When it comes to property settlement and parenting issues, Australian family courts treat same sex couples no differently to married and de facto couples. The only thing that had previously distinguished same sex couples was the fact they could not marry under the Marriage Act 1961.
On 15 November 2017 the Australian Bureau of Statistics confirmed Australia’s historic “Yes” vote in the federal government’s same sex marriage survey.
Subsequent to this, the Australian Parliament passed a bill legalizing same sex marriage on 7 December 2017.
This bill took effect on 9 December 2017. As of this date, same-sex couples can lodge a Notice of Intended Marriage to commence the one month minimum notice period required before the solemnization of marriages under the Marriage Act.
The first day same sex couples will be able to get married in Australia is 9 January 2018.
As long-time supporters of marriage equality we are proud that marriage equality has now become enshrined in Australian law.
Same Sex Relationships and De Facto Relationships
People in a same sex relationship who choose not to get married can be considered to be in a de facto relationship, provided that they meet certain criteria.
Australian family courts treat same sex de facto relationships no differently to heterosexual de facto relationships.
What constitutes a same sex de facto relationship?
Section 13A of the Interpretation Act 1984 (WA) sets out the various factors used in determining the existence of a de facto relationship in Western Australia, such as:
- the length of the relationship;
- whether the parties have resided together;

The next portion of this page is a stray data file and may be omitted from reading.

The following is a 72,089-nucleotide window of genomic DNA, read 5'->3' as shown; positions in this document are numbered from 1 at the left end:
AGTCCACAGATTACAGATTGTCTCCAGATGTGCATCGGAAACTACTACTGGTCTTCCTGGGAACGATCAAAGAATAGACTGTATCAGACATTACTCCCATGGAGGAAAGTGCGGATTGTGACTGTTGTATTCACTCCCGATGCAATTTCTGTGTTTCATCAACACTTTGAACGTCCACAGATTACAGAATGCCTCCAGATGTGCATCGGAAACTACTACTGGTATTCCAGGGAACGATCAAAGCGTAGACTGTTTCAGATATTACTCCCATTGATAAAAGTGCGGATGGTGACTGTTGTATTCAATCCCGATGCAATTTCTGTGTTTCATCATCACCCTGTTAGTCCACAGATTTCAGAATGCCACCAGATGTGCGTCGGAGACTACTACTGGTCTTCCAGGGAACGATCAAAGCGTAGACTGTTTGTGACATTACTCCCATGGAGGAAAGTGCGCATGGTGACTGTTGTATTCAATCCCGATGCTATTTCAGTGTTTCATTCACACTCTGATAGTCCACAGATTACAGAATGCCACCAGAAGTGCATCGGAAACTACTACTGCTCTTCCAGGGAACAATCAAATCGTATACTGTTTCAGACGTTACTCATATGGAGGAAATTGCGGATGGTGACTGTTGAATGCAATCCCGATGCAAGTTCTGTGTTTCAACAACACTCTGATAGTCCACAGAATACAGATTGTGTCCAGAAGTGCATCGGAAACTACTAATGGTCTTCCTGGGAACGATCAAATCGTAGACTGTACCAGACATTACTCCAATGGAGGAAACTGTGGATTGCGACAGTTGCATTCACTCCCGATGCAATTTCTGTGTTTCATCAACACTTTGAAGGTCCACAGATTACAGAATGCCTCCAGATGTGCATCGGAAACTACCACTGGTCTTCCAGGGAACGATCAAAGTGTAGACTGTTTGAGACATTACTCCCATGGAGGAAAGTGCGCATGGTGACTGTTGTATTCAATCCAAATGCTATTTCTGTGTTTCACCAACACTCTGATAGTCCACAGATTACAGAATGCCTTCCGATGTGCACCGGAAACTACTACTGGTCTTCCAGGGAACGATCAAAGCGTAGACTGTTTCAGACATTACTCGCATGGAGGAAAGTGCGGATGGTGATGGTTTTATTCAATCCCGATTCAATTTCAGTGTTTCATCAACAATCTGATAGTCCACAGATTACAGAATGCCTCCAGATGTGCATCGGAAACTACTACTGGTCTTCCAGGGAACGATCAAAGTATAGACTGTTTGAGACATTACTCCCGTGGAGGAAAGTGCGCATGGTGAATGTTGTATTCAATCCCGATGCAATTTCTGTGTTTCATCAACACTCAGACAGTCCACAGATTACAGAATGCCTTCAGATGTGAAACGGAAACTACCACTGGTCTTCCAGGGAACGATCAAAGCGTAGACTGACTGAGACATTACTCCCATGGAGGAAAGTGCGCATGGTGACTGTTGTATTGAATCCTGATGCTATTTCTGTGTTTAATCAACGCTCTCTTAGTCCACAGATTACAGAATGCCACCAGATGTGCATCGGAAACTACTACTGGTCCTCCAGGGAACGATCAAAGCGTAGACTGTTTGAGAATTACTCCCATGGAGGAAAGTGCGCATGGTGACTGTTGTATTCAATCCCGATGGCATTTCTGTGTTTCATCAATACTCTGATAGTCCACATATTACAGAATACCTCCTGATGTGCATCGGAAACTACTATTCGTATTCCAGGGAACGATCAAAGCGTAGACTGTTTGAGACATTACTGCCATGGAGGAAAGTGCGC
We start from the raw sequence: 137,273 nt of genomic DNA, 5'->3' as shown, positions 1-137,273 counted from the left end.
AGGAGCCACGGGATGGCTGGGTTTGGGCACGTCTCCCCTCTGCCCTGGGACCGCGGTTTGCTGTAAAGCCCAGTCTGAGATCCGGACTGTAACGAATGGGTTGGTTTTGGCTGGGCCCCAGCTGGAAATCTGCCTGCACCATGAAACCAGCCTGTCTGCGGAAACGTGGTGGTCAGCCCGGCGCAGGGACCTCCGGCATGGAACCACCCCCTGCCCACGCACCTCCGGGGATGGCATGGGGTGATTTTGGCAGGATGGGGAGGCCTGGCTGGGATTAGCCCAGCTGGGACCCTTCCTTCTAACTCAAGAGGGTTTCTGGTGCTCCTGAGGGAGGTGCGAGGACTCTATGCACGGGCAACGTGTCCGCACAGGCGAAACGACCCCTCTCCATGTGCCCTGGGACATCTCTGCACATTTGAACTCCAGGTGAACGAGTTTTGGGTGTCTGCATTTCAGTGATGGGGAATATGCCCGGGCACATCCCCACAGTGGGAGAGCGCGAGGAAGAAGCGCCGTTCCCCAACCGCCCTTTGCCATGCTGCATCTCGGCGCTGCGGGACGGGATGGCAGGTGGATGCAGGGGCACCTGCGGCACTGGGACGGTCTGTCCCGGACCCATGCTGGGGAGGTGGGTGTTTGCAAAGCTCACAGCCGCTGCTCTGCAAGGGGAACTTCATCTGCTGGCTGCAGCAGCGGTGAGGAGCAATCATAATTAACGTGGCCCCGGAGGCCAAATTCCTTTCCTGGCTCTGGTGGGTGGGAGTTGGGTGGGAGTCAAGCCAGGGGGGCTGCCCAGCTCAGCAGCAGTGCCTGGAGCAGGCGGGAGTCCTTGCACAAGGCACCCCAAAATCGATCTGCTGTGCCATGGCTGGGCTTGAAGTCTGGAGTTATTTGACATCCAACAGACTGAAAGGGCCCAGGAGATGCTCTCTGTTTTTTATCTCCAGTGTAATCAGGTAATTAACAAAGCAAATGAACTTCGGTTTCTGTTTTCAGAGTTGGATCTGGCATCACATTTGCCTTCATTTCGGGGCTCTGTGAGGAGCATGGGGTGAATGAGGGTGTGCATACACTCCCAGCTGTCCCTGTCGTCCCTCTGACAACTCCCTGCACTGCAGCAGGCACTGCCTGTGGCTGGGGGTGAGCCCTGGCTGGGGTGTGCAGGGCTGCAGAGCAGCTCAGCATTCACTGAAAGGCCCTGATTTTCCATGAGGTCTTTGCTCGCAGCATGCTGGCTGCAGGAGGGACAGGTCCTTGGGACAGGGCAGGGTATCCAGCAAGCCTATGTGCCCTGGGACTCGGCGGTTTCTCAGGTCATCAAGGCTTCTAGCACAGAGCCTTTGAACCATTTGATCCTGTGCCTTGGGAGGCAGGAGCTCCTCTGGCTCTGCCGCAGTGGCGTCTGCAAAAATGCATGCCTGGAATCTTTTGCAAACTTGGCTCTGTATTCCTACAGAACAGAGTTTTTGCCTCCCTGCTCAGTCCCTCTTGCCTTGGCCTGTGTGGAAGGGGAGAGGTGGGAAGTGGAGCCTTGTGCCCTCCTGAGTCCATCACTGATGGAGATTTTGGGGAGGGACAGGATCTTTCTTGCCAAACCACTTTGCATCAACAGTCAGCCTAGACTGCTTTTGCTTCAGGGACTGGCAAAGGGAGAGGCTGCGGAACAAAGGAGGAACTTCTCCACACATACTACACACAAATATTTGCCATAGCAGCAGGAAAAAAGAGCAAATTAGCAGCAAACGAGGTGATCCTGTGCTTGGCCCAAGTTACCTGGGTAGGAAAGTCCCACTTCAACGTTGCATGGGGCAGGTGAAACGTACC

- the degree of financial dependence or interdependence; and
- the degree of mutual commitment by the parties to a shared life.
Section 13A of the Interpretation Act also states that “it does not matter whether the persons are different sexes or the same sex.” The de facto relationships of gay, lesbian, bisexual, transgender and intersex people are all legally recognised.
Under the Family Court Act 1997 (WA), the Family Court of Western Australia may only make property orders in relation to a de facto relationship if:
- the parties have lived together in a de facto relationship for at least two years; or
- there is a child of the relationship under 18; or
- a party has made substantial contributions and failure to make property orders would result in serious injustice to that party.
Am I entitled to anything if my same sex relationship breaks down?
If your relationship meets the criteria for a de facto relationship, then the Family Court of Western Australia can make property orders, including orders on your entitlements.
Property settlement in a same sex separation is treated the same as any de facto property division in Western Australia and the division of property of a de facto couple is largely the same as the division of property of married couple
The difference is in the apportionment of superannuation. In Western Australia, there is no right to split or roll over superannuation entitlements.
The limitation period for applying for de facto property orders in the Family Court of Western Australia is two years from the date of separation.
The Family Court of Western Australia uses a four-stage process for determining de facto property settlements.
Learn more about the process and Property Settlement here.
Same Sex Divorce Lawyers
Our Perth and Joondalup family lawyers have represented many LGBT clients.
CS Family is proud to be a progressive, inclusive, forward-thinking legal practice that supports marriage equality and equality before the law.
We can help LGBT clients with:
- Property and Financial Issues
- Child Custody and Parenting Issues
- Binding Financial Agreements
- Child Support Agreements
- Restraining Orders